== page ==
How and why do crowds form in North Africa? The answer to this question involves negotiating pervasive Freudian and Orientalist discourses of the ‘Middle Eastern mob’. In an attempt to counter and work outside such derogatory notions of group formations, I have endeavored to detail diﬀerences between types of crowds and look at crowds in their contexts from the vantage point of North African crowd participants. I did this through interviews and on-site investigations within the geographical space of North Africa and the temporal context of 2011-13. However, the story of crowds clearly did not begin in 2011 and did not come to an end in 2013. Crowds continued to be the subject of physical state violence (for instance, the Egyptian army ﬁred into crowds of unarmed protesters in August 2013) and symbolic violence (claims that they are terrorists) that undermine their democratizing intentions. In this chapter, I describe the ideological underpinnings of negative stereotypes about crowds and situate my own approach to them within theoretical discussions about the political meaning of crowds. I begin with one of the pivotal discussion points in crowd theory, a point
which is both historical and psychoanalytic at the same time, and one about which writers diﬀer a great deal: whether crowds are progressive or regressive social forces. Theorists’ positions on this question seem to be more determined by their positions in relation to dominant power than the ‘actual’ nature of crowds as either positive calls for justice or angry and irrational ‘mobs’. There are diﬀerences between types of crowds, but not, I suggest, in the ways these diﬀerences have usually been described. In his Crowds and Power (1962) Elias Canetti put forward a set of ideas about crowds that did not lock in, or seal oﬀ, his reading of them. Crowds, for Canetti, always performed relations of power, sometimes in subversive and sometimes in supportive ways, but they were always spectacular, distilled conﬁgurations of a society’s most potent social mechanisms. I think one can come to the same conclusions about crowds in North Africa, where they cannot be said to move forward or backward on a teleological progression toward development, but rather are cyclical and performative manifestations of relations of power that, at times, overﬂow into total reversal of the status quo. The meanings of a crowd depend on its context, how it came into being and what type of crowd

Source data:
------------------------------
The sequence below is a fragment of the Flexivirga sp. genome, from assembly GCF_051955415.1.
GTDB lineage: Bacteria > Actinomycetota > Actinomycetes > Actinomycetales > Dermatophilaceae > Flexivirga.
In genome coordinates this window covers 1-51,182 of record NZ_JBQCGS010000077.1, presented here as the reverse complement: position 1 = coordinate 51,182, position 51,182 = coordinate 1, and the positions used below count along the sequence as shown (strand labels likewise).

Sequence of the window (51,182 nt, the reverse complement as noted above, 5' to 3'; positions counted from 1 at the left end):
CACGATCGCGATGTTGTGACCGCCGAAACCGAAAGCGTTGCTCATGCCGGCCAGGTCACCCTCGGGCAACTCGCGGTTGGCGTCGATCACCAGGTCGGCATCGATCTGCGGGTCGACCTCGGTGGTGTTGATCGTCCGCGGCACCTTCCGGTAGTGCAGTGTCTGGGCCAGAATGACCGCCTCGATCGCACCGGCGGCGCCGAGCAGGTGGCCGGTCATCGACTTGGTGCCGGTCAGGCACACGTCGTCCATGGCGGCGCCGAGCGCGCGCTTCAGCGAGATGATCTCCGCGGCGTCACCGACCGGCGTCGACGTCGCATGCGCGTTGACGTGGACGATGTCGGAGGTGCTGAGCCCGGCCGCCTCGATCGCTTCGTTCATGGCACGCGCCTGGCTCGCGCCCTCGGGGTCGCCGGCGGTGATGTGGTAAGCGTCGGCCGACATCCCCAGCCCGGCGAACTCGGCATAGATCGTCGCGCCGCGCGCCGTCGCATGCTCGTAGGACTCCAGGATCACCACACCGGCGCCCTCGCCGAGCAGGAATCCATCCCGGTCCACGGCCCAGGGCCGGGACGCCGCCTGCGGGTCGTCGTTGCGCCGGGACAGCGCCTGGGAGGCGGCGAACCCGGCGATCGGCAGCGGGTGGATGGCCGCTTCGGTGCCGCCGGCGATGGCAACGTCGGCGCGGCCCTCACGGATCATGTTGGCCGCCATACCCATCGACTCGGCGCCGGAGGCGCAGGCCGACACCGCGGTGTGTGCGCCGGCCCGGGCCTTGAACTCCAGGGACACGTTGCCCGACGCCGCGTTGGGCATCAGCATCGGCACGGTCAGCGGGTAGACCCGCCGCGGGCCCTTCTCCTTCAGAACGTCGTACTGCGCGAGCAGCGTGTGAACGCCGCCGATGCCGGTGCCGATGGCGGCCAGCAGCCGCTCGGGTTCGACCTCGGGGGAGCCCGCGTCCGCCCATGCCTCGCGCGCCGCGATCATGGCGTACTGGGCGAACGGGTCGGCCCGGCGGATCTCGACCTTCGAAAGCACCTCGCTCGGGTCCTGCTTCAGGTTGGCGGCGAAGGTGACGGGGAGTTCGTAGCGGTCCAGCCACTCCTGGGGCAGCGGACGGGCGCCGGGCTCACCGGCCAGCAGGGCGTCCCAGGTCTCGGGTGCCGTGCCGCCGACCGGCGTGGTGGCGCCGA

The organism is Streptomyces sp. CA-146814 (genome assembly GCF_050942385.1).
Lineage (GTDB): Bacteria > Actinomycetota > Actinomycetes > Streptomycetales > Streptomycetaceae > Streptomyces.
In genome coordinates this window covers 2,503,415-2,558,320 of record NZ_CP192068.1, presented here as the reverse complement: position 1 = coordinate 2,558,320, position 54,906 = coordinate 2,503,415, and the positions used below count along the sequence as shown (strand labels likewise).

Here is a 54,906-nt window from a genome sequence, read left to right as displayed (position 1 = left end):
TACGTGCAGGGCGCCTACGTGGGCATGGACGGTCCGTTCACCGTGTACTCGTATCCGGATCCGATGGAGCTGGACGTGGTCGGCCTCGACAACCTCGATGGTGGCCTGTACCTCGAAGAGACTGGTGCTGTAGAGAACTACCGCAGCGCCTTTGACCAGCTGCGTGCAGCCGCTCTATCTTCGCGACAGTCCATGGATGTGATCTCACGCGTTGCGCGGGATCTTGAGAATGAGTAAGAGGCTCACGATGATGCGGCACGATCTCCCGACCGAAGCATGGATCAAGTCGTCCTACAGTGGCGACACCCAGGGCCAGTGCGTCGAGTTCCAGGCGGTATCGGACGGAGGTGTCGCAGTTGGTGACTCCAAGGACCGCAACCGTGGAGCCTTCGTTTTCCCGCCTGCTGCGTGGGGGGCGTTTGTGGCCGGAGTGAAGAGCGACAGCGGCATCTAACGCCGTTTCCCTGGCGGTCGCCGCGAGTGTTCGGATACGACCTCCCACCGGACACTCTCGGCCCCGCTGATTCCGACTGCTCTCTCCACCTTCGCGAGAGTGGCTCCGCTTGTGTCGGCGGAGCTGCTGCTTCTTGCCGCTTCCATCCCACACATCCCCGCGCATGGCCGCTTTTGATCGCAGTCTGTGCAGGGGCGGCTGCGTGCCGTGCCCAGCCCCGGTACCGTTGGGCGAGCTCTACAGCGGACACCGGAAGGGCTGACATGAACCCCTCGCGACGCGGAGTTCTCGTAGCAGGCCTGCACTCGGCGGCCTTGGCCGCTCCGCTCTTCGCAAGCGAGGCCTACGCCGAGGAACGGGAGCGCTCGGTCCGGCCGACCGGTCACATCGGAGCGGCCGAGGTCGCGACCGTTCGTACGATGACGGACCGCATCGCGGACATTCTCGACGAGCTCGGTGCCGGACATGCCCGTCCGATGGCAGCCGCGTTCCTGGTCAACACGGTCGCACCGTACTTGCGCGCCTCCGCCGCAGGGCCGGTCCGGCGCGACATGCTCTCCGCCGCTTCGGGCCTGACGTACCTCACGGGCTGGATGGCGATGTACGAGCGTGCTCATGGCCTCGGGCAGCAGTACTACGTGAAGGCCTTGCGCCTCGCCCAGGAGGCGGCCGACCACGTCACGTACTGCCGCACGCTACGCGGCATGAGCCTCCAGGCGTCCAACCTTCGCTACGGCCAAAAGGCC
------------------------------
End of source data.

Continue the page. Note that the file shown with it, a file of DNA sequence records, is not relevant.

it is. In certain contexts a crowd can be authoritarian in its political stance. Authoritarian crowds, those masses of people mobilized by Arab dictators, moved away from democratic freedoms. They were propagandistic crowds, where the people expressed or feigned their loyalty out of fear. But clearly there were other types of crowds that deﬁed state control. Leaderless, spontaneous crowds have had great democratizing potential and these have been the types of crowds that have changed the course of recent history in North Africa.